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Russian Federation: 2013 Article IV Consultation
Release Date: © October, 2013
ISBN : 978-1-48437-561-7
Stock #: 1RUSEA2013001
Stock Status: On back-order
Languages and formats available
Context. Growth has slowed amidst weak investment and external demand, while theoutput gap appears to be at or near zero and inflation is elevated. Activity is currentlyweak, but is expected to accelerate somewhat later this year. However, structural factorsconstrain medium-term prospects. The introduction of a new oil price-based fiscal rule, amore flexible exchange rate, and operational improvements in monetary policy havestrengthened the macroeconomic policy framework. Financial sector reform hasprogressed, though sector indicators are mixed and rapid growth in unsecured retailcredit is of some concern. Risks remain tilted to the downside, including on account ofpossible external (e.g., oil price) and domestic (e.g., investor sentiment) shocks.
Near-term macroeconomic policy mix. Calls for policy stimulus are testing Russia’snewly strengthened macroeconomic anchors. But absent a widening output gap,expansionary fiscal and monetary policies would at best provide only a modest andunsustainable increase in GDP, while generating overheating and greater policyuncertainty. So far, the Central Bank of the Russian Federation (CBR) has kept its mainpolicy interest rate on hold. Fiscal policy is appropriately neutral this year but is underthreat from off-budget spending plans. To contain inflation and reduce risks, theauthorities should keep monetary policy on hold with a tightening bias, resist additionalfiscal stimulus, and consider further measures to dampen excessive retail credit growth.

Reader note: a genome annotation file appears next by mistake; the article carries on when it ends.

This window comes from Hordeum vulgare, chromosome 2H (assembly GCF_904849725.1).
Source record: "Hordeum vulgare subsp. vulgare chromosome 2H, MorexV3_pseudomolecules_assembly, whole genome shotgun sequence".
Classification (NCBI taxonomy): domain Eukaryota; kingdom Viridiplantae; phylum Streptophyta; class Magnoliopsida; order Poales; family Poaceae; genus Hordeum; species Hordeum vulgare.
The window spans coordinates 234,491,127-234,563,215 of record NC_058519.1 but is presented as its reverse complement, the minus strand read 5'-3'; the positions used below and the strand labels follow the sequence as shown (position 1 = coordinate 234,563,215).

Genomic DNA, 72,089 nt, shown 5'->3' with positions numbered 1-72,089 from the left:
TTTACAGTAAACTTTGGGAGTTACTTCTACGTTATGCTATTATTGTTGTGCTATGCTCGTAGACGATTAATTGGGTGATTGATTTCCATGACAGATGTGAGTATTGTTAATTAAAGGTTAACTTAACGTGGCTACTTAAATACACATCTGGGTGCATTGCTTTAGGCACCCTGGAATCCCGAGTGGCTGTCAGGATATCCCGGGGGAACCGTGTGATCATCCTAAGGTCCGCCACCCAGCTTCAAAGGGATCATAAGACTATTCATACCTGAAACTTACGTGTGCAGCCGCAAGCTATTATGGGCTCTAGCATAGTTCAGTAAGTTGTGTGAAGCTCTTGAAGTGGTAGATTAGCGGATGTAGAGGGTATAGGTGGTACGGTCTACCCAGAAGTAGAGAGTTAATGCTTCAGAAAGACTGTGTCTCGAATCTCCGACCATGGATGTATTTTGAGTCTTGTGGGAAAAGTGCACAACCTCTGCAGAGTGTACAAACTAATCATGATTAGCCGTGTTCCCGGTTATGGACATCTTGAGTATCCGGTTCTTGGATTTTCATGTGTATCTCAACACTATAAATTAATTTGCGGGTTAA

Medium-term policy challenges. To reach higher sustainable growth, Russia needs tofurther strengthen the macroeconomic policy framework and implement supply-sidereforms. The authorities should gradually tighten the fiscal rule to rebuild fiscal buffersand save more of the nation’s exhaustible oil income. The CBR should complete itstransition to a flexible exchange rate and inflation targeting (IT) by end-2014 as planned,which, combined with fiscal policy changes, would help anchor inflation expectations. Tomitigate supply-side growth constraints, Russia should reduce the regulatory burden tofacilitate more private sector activity in key sectors, strengthen the financial sector toimprove its ability to channel savings into productive investment projects, increasetransparency, and enhance the business climate. Further global integration, includingcompleting OECD accession, would support and broaden these efforts.
More publications in this series: IMF Staff Country Reports